Ohringer Arts repositions a former furniture department store as an arts incubator and housing for artists in one of the remaining structures from Braddock, Pennsylvania’s industrial heyday. The project represents the culmination of a vision to bring arts to this town just east of Pittsburgh while providing a unique opportunity for the artists to live where they practice. It provides not only affordable housing but also a platform for artists to showcase their work and be inspired by their creative community. In addition, this revitalized piece of Braddock’s history has become an attraction for citizens and visitors, continuing to advance the town’s rebirth.
“This is a transformative project for the neighborhood and a spectacular demonstration of design and urban planning.” – Jury comment
The original building opened in 1941 as the Ohringer Home Furniture Company. Designed in the International Style, it featured eight stories of showroom space and a curved glass storefront with a revolving display. Braddock fell victim to suburbanization alongside the collapse of the U.S. steel industry in the 1970s and the 1980s, leaving the building vacant for decades. In 2009, then-mayor John Fetterman began a campaign to engage youth and attract creative, artistic residents to Braddock. This helped preserve the structure until 2017, when Fetterman attracted the new owner to develop the vacant building into affordable housing for the artists.
Throughout the design portion of the project, the team ensured solid communication through the Design Sketchbook process, assuring the project’s goals would be reflected in the results. One focal point of that effort is the six-story neon blade sign, a beacon at the center of Braddock’s main street that creates an invitation to actively participate in the community’s revitalization efforts.
“The design team showed great respect for the building. It is a cheerful and witty project.” – Jury comment
“This is a transformative project for the neighborhood and a spectacular demonstration of design and urban planning,” said the jury. “The design team showed great respect for the building. It is a cheerful and witty project.”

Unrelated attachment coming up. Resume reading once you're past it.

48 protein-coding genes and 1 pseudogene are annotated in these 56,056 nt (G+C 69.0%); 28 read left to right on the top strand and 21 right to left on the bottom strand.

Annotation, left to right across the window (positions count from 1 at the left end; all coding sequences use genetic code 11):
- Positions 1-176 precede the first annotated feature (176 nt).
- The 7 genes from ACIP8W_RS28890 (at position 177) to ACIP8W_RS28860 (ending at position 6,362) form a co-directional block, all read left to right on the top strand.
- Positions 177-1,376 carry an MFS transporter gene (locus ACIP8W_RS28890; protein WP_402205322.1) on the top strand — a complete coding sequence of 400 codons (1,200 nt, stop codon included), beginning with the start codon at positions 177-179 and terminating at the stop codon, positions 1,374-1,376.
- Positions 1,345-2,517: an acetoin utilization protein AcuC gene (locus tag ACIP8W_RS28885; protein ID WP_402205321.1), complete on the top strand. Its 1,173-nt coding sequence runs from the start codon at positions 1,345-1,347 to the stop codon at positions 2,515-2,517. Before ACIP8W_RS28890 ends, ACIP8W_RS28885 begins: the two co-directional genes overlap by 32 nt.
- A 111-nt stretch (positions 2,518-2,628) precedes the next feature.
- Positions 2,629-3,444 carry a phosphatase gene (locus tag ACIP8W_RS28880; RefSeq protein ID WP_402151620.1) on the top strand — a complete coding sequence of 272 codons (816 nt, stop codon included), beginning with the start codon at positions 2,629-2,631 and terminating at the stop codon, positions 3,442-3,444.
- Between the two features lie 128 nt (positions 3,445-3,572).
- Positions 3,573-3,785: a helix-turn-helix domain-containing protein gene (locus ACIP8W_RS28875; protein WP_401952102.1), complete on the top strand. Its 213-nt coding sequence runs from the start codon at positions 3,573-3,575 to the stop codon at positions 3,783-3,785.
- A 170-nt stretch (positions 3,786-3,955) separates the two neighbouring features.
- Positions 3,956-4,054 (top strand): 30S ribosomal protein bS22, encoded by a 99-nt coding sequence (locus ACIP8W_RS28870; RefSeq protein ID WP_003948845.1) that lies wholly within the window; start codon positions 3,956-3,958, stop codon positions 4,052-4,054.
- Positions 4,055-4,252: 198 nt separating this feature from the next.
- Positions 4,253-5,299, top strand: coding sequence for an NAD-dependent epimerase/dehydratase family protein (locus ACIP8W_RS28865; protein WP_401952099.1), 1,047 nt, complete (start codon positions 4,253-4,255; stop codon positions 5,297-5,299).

The project follows numerous efforts to reinhabit vacant buildings through tactical art-based interventions. In this case, the building’s forty-foot width prompted a unique design response converting furniture showrooms into apartment units through a “double-loaded” corridor design. New windows were negotiated through the historic tax credit process to add to the existing windows allowing a tremendous amount of light into each unit. Views from the building’s upper floors and rooftop deck provide spectacular views for miles across the Monongahela River Valley.
The project’s physical and social goals were met through a strong partnership among the developer, the design and construction teams, and the Braddock community. The Ohringer building has taken a prominent place on Braddock’s main street, anchoring a new and inclusive center to the community.
Architect: Rothschild Doyno Collaborative
Owner: Ohringer Arts of Braddock, L.P.
Location: Pittsburgh, Pennsylvania
Category: Excellence in Affordable Housing
Engineer – Structural: Keystone Structural Solutions
Engineer – MEP: Iams Consulting, LLC
Engineer – Civil: Common Ground
General Contractor: SOTA Construction
LIHTC Consultant: Diamond & Associates
Historic Consultant: Heritage Consulting Group
Photography: Ed Massery, except where noted
Etty Padmodipoetro, AIA, Chair, Urban Idea Lab, Boston
Kenneth Luker, AIA, Perkins Will, Durham, N.C.
Marica McKeel, AIA, Studio MM Architect, New York
Patricia Leigh Brown, New York Times, San Francisco